The next morning I had the house to myself until the afternoon, when Cote's mom, Carmen Delia, picked me up and took me around the city for a few hours. She was so nice, and so patient, even taking me to a few shops to look at jewelry and helping me pick out postcards. We stopped first at Palacio La Moneda, where the president used to live, and out front in Plaza de la Constitucion was a huge exhibit of what they call cuerpos pintados--all were photographs of painted bodies, and they were really amazing. Then we drove through part of downtown, did a little shopping, and ended up in Parque Metropolitano, which is located on Cerro Cristobal, a big hill in the middle of town that has a statue of the Virgin Mary on top. The views of the city were great and helped me get my bearings a little bit, and the park was a lovely oasis from the craziness of the city.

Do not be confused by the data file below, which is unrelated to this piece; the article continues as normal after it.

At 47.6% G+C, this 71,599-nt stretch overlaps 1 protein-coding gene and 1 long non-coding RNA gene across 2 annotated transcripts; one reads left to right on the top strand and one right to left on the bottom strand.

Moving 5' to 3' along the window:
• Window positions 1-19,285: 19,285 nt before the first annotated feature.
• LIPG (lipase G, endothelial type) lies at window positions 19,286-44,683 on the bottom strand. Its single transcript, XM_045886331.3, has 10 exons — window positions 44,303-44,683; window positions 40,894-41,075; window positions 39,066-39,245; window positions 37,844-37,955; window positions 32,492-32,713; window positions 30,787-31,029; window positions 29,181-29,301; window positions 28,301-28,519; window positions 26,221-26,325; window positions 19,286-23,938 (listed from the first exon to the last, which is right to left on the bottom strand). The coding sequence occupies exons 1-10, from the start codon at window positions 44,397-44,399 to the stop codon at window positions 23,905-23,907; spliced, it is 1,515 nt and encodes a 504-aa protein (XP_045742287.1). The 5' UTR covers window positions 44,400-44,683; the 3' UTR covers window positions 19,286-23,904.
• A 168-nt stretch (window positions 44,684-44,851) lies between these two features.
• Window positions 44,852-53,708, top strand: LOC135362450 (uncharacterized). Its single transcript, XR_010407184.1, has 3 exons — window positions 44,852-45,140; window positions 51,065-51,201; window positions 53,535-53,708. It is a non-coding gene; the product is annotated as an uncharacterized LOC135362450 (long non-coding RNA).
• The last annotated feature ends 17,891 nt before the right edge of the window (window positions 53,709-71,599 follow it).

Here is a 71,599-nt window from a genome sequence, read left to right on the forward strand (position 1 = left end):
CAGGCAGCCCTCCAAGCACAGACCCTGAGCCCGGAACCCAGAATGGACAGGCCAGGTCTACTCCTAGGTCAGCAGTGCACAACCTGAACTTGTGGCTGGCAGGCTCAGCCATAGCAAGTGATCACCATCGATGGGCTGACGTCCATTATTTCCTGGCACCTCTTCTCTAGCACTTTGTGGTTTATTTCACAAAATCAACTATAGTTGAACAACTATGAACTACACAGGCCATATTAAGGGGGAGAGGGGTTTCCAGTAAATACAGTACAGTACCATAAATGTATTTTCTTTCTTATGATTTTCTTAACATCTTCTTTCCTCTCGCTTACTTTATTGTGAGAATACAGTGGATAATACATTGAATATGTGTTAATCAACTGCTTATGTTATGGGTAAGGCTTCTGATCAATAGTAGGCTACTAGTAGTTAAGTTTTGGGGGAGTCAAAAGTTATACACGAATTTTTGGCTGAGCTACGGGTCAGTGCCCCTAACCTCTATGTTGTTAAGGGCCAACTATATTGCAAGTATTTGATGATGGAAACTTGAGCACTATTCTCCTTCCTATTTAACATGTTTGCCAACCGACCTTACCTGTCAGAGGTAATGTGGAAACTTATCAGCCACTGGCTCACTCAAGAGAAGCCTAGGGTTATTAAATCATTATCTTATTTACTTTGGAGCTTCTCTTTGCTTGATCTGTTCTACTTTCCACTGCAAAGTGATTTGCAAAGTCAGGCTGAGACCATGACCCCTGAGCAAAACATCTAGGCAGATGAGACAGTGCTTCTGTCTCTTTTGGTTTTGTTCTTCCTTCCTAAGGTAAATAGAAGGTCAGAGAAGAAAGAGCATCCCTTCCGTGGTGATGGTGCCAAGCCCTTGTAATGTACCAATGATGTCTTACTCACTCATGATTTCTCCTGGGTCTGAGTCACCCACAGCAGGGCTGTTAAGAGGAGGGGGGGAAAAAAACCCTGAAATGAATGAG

Carmen Delia drove me through a few neighborhoods in a nearby valley, then took me out for the hugest ice cream cone I think I've ever had! It was a waffle cone with huge scoops of three flavors--amaretto, frutos del bosque (means fruits--as in products--of the forest, and had a kind of mixed berry flavor with a little nuttiness), and crema mora (sort of a vanilla with a stripe of blueberry in it). As if that wasn't enough, I had the whole thing dipped in that chocolate that hardens over the top. YUM.